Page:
He barely could catch his hasting breath when he arrived downstairs. The chilling wind of November swept across his face and he became conscious of the balls of perspiration on his brow and nose. The last rain just pelted the night before and winter was home coming. With the air of peril hanging around him and wobbly eyeballs combing impatiently for taxi, he made into the scarcely lit street, staring fearfully backward as his feet swallowed the distance in front. His movement gathered desperation and it had the force of forward-ever, which pushed him along residents with the hoarse woof-woof, woof-woof of dogs. His hands were still clasped around the sack on his chest as he made every effort to ignore the itches of suspicion all over his body. He was on Ford street now; the same Ford street where two men were robbed of their salary at twilight; where the mutilated body of a busty woman was found. Sweat trickled down his face as he wondered about the street on which he stood and then he held the sack tighter, nagging back at the loneliness of the street with his sideways stare. His plans were working out; drugging his father with overdose of sleeping pills at 8:00PM, giving the space of thirty minutes for reaction, stealing his gratuity at 8:30PM, settling in the bus at 8:45PM. In the moonlight, he stole a glance at his watch and it was 9:00PM and he had put that in his risk plan; getting taxi at night on Ford street was an expected risk, and it was worse off waiting all alone.
An owl howled overhead and then he kept watch, straining his eyes at the two figures prancing from the street opposite. He started walking gently and switched faster now. A dried tongue rolled in his mouth and he searched for saliva to swallow down his pounding heart as of a woman in labor.
I would die with them if they tried to come closer, he thought. He could sight logs across the gutter and his edgy personality could sense their nearness. I would make haste to a log and deliver a glancing blow at their skulls, the skulls of kites that want to feed on my meat; he thought figuratively.
He kept to his rush and the two figures stamped their feet as much as he did, closing up his distance. “Christ!” he whispered. “If they confront me I would run into the dark street and continue my journey the next day,” he thought.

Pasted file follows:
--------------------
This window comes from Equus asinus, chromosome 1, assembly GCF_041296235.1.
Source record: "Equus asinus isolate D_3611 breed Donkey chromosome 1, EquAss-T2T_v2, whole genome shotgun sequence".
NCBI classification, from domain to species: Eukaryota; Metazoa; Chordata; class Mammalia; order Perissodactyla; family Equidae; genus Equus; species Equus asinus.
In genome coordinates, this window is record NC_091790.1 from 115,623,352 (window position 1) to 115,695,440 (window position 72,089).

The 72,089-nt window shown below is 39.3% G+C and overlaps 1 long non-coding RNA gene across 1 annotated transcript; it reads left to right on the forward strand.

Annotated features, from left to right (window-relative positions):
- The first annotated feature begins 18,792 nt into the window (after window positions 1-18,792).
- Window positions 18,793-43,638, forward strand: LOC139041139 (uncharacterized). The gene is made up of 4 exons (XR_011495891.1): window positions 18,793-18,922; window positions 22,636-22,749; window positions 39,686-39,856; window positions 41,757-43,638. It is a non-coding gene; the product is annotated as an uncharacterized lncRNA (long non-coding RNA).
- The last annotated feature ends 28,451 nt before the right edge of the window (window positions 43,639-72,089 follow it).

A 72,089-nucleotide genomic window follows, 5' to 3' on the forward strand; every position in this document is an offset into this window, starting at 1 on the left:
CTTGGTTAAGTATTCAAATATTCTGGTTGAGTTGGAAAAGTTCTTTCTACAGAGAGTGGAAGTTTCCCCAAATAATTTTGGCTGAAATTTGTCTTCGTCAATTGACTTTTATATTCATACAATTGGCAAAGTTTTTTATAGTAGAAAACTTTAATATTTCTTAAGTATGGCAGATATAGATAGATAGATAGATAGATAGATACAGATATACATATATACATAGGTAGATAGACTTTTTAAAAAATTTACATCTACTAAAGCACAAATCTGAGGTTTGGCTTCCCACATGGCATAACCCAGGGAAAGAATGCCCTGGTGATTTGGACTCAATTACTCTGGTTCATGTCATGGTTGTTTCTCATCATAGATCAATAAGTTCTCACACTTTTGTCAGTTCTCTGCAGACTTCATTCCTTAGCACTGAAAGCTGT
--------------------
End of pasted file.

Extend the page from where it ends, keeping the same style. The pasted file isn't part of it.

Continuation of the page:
From somewhere behind he heard the jolting of a car. Police or taxi, “God, I hope I survive this.” He panted. “It is end of the road for me.”
Thought of police infected him so much that his breath became asthmatic; panting heavily as he walked. He scouted sideways and saw a dark street yawning at him.
“I would disappear into the dark street if they tried anything funny. But they may shoot at me. I will have to run as fast as the wind. If I must die I must die with this money; let that be my legacy.”
He could hear the puttering of the engine as its speed reduced; obviously, it could be the police questioning the two figures now and pushing them into the car, he thought.
Looking back was more infectious as he studied his escape: there was no gutter before the dark street and it would be easier to run swiftly. The car was coming now; it sped and stopped abruptly on his side and he made a powerful leap like a horse, his heels barely touching the ground.
“What is it? Why are you running?” a voice in the car asked.
Azuaka Jnr. halted. There is no police in that voice, he thought.
He turned and peered fearfully and it was black-and-yellow; a taxi with a corpulent driver looking out to him. He looked aback: the two figures were standing by, pretending to be waiting and he scuttled to the taxi, heaved at the back door and went in. it would be comfortable at the back seat: I don’t want this man to smell money… he thought.
Danger and peril ahead…